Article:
Four ways to resolve the Brexit crisis but none of them are easy
Leaving the EU has broken British politics and there are now just four ways out
Boris Johnson suspended parliament for five weeks as his party fights to resolve the Brexit dilemma. Britain must leave the European Union by October 31 but parliament won't assemble again until October 14.
After a new law came into force on Monday, Mr Johnson is now obliged to ask the EU for a second extension to the leaving date (the first extension was granted at a summit in Brussels in March) if he cannot reach a new withdrawal agreement. The decisive summit is due to be held in Brussels on October 17.
What can now happen to resolve the Brexit impasse? Here are four options facing the country.
Britain could still crash out of the EU on October 31 without a deal
Mr Johnson has repeatedly said he will not ask the EU for an extension to the current Brexit deadline. He said as much to the House of Commons before the shutdown on Monday night. “I will not ask for another delay,” he said.
Plan A for the government is a new agreement but refusing to ask for a delay would see Downing Street run down the clock until the deadline expires. Attorney general Geoffrey Cox is believed to have said that would be an criminal act that would see the prime minister face charges.
It is also possible that a request for a delay would be refused by the other EU countries. The 27 European nations are exasperated by the twists and turns of British politics. With a new EU leadership coming into office later this year, there is a feeling that the Brexit wrangling cannot go on. France in particular has said that there won't be an extension under the current circumstances.
Some in Mr Johnson's team have even floated the idea of encouraging a sympathetic government to veto the extension and thus assist Brexit by a backdoor route.
Losing Britain from the EU remains a strategic blow for the bloc. It would be a very big strategic decision to force the world's sixth-largest economic power out of its membership.
The EU and UK could agree on a last-minute withdrawal agreement
While Mr Johnson also told parliament that it had tied his hands going into the October 17th summit, the prime minister has vowed to get a new agreement. To the outside world any new deal would look like the old deal negotiated by Theresa May in all but a few key areas. One big decision that London could take is to pare back the so-called backstop that keeps alignment with the EU's single market and customs union to just Northern Ireland.
The decision would mean that Great Britain would sever most of its economic ties with the EU but an all-Ireland economy would be preserved. This has great implications for the internal union of the UK. It would also fuel nationalist sentiment in the pro-Remain Scottish nation.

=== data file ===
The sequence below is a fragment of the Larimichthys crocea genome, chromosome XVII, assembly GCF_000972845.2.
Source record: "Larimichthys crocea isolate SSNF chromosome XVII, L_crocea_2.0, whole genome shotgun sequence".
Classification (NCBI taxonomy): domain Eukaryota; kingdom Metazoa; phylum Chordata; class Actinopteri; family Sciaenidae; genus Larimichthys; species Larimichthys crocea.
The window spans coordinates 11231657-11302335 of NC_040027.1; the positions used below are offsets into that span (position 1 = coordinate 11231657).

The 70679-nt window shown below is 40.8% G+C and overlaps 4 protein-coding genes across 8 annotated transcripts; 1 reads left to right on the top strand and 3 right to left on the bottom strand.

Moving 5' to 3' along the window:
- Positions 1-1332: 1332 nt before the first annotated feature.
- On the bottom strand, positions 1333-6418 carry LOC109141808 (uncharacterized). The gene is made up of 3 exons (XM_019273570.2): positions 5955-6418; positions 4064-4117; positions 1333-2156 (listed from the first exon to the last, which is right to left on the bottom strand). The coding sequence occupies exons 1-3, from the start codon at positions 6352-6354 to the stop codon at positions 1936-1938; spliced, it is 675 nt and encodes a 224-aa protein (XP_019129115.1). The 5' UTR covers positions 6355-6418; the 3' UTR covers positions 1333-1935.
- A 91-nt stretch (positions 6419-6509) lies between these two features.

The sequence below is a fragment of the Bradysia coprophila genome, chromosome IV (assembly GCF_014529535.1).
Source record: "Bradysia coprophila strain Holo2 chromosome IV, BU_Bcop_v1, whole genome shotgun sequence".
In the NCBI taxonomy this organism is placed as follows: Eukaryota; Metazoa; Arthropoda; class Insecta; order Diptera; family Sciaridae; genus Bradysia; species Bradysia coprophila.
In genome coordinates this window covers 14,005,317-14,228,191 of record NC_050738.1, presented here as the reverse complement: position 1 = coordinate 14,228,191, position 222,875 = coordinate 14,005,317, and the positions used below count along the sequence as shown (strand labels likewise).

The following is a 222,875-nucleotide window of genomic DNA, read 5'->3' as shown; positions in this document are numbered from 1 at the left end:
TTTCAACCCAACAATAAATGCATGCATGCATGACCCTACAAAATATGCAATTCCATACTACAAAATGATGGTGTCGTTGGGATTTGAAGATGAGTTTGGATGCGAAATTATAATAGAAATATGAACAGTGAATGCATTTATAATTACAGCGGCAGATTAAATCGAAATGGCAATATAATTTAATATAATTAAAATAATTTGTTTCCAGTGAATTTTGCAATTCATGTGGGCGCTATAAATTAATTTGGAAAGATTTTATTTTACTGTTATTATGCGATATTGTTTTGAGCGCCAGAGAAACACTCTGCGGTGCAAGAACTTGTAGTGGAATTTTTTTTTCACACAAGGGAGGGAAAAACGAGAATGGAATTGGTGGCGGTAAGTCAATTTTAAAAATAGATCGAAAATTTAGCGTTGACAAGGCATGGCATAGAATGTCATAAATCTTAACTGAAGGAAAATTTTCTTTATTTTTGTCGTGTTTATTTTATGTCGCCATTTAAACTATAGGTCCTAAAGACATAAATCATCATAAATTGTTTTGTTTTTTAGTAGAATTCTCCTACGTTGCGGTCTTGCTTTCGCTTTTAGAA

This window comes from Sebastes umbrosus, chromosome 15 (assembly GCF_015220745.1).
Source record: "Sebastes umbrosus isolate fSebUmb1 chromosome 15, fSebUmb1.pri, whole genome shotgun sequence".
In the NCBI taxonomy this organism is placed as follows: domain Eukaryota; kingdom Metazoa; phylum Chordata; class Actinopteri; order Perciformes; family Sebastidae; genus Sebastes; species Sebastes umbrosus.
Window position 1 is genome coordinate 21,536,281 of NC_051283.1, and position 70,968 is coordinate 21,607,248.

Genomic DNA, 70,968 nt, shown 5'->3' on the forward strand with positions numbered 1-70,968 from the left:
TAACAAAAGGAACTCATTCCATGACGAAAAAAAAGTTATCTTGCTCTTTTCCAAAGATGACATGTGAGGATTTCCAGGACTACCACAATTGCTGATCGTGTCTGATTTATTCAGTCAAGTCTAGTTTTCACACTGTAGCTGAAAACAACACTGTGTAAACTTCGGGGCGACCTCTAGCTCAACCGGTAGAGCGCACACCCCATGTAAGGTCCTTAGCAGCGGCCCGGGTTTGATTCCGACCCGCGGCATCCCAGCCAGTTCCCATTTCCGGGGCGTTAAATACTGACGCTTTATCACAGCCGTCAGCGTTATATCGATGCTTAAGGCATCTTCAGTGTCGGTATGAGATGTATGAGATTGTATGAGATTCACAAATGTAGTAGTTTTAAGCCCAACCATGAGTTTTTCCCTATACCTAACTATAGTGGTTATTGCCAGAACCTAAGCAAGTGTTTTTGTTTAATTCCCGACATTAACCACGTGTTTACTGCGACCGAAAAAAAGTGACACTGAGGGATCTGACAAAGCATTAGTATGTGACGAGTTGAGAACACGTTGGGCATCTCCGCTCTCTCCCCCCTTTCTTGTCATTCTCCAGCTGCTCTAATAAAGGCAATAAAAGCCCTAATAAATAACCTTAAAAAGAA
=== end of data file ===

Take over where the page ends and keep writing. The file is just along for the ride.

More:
However, it would provide for a more orderly exit on October 31 with a transition period that stretches until the end of 2020, in which all of the UK would be able to trade on current terms with the rest of Europe.
A new leader could be installed to stop no-deal and find a new Brexit path
In the short interval after reconvening, Parliament could face the dilemma of how to stop a government that is deliberately ignoring its demands to avoid a no-deal exit. It has already refused to grant a two-thirds endorsement of an early general election.
Another option is a no-confidence vote in Mr Johnson. This would give his rivals 14 days to back an alternative prime minister. Given that no party has a majority in the House of Commons this would mean a coalition of MPs coming together for a caretaker government that would have a limited lifespan and a single purpose to find a new solution to the challenge of leaving the EU instructed by the 2016 referendum.
The first hurdle is that Mr Johnson would have to recommend his replacement. He has vowed to do this. Queen Elizabeth could be put in constitutional crisis of having to chose between her prime minister and a majority of parliamentarians.
Brexit could be halted as a general election is triggered
The fracturing of the two main political parties since the 2017 general election has made Britain impossible to govern through the parliamentary system. A general election is certain. What is impossible to guess is the timing of the decision to call a vote. If a general election is triggered by October 31, either by Mr Johnson or by his rivals in parliament, there will be immense pressure for a delay in the UK's withdrawal while the campaign is ongoing. Again Mr Johnson has vowed to press ahead. Normal rules of elections mean that the government goes into "purdah", meaning that the no major spending decisions can be take by ministers or civil servants. A crisis over Brexit would be compounded by these rules. Yet another dilemma thrown up by the Brexit meltdown.
Updated: September 12, 2019 04:59 AM